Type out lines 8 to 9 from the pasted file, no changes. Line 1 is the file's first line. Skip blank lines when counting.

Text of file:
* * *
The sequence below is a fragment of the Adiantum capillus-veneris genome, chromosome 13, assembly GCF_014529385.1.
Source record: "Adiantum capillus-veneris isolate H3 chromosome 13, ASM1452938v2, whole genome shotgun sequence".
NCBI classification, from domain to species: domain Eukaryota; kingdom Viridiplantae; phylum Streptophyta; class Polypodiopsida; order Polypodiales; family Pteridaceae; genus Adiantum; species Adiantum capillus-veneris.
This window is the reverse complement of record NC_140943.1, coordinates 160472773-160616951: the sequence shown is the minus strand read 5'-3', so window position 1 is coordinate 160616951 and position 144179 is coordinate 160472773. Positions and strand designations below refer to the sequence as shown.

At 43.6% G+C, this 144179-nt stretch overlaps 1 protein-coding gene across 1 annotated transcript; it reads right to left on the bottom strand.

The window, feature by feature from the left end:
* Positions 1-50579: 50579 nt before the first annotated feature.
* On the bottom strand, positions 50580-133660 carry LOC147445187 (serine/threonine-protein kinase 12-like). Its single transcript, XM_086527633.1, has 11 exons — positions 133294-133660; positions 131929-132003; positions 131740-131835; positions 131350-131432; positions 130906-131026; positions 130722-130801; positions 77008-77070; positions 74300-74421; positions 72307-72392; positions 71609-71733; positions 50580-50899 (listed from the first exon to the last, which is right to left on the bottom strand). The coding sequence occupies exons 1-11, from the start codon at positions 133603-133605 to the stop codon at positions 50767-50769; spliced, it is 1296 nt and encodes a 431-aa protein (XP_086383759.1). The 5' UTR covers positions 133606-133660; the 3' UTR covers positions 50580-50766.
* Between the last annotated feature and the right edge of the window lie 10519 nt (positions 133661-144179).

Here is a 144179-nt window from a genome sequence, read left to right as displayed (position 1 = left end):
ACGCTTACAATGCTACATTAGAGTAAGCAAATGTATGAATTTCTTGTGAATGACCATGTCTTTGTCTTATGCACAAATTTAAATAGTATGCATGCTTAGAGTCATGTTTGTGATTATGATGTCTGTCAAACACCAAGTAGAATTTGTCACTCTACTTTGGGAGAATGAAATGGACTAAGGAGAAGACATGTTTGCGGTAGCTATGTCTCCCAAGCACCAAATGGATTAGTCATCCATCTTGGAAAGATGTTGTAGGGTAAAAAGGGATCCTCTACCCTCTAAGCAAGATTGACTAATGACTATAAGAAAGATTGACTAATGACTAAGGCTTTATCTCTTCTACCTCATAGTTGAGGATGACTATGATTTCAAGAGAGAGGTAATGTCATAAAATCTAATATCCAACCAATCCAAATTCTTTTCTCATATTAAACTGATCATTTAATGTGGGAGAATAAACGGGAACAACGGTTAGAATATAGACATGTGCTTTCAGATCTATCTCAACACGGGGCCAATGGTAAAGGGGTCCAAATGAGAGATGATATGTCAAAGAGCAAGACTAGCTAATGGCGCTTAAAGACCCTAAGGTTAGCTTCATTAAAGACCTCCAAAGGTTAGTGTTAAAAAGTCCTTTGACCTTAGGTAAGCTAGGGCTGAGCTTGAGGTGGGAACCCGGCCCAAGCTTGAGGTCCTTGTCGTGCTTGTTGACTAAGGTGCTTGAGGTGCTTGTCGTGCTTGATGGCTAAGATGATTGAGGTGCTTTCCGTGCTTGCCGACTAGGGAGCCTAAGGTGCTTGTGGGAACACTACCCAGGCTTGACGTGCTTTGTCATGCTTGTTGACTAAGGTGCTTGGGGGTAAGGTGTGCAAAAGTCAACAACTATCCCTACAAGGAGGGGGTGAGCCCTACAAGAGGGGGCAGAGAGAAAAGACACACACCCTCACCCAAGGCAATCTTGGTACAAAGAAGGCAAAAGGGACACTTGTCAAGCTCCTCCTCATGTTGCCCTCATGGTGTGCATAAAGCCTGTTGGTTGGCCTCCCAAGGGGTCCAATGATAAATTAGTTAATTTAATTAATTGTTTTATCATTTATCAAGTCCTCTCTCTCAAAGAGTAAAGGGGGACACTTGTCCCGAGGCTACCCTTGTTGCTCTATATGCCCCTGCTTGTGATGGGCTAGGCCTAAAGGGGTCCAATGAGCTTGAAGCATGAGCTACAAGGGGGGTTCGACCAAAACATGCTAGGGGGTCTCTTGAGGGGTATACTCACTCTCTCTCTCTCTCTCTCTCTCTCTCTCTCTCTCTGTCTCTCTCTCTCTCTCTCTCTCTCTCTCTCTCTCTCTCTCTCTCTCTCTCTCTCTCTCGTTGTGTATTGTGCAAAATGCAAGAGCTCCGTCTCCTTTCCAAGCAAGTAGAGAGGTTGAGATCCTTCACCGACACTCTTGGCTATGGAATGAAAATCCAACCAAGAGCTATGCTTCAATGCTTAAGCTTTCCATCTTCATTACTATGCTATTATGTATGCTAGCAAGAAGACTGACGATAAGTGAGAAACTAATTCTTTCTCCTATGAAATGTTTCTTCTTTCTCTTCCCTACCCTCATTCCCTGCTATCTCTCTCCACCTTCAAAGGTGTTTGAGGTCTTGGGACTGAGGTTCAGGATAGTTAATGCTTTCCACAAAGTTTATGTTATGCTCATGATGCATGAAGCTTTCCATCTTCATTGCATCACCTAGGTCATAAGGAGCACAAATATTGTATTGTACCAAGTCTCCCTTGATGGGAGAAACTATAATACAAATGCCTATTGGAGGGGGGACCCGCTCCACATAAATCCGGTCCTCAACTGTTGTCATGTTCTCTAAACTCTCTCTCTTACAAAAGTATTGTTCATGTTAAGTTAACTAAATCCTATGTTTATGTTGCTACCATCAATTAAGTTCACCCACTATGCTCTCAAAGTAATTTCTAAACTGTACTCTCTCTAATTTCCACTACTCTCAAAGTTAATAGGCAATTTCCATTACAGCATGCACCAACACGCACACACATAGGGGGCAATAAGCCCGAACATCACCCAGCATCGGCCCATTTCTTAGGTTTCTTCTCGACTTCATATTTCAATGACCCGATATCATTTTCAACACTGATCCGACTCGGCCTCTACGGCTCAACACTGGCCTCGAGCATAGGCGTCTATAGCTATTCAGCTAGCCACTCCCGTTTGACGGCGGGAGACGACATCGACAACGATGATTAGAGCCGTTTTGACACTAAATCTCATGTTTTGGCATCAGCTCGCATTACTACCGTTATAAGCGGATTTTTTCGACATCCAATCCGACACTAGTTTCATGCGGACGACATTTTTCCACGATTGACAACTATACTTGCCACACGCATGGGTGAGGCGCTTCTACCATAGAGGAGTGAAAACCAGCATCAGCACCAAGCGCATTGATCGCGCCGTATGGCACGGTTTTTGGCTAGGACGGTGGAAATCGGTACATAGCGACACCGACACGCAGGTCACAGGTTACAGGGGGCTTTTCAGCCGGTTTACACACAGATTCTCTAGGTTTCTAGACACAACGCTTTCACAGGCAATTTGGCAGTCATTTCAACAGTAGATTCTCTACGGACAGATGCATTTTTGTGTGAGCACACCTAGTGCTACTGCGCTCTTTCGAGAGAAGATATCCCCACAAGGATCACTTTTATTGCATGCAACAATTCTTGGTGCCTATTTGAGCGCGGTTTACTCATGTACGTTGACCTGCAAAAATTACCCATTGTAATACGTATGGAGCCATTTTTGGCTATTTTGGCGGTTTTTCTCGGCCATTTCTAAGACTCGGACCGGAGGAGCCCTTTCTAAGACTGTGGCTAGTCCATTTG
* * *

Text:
* On the bottom strand, positions 50580-133660 carry LOC147445187 (serine/threonine-protein kinase 12-like). Its single transcript, XM_086527633.1, has 11 exons — positions 133294-133660; positions 131929-132003; positions 131740-131835; positions 131350-131432; positions 130906-131026; positions 130722-130801; positions 77008-77070; positions 74300-74421; positions 72307-72392; positions 71609-71733; positions 50580-50899 (listed from the first exon to the last, which is right to left on the bottom strand). The coding sequence occupies exons 1-11, from the start codon at positions 133603-133605 to the stop codon at positions 50767-50769; spliced, it is 1296 nt and encodes a 431-aa protein (XP_086383759.1). The 5' UTR covers positions 133606-133660; the 3' UTR covers positions 50580-50766.
* Between the last annotated feature and the right edge of the window lie 10519 nt (positions 133661-144179).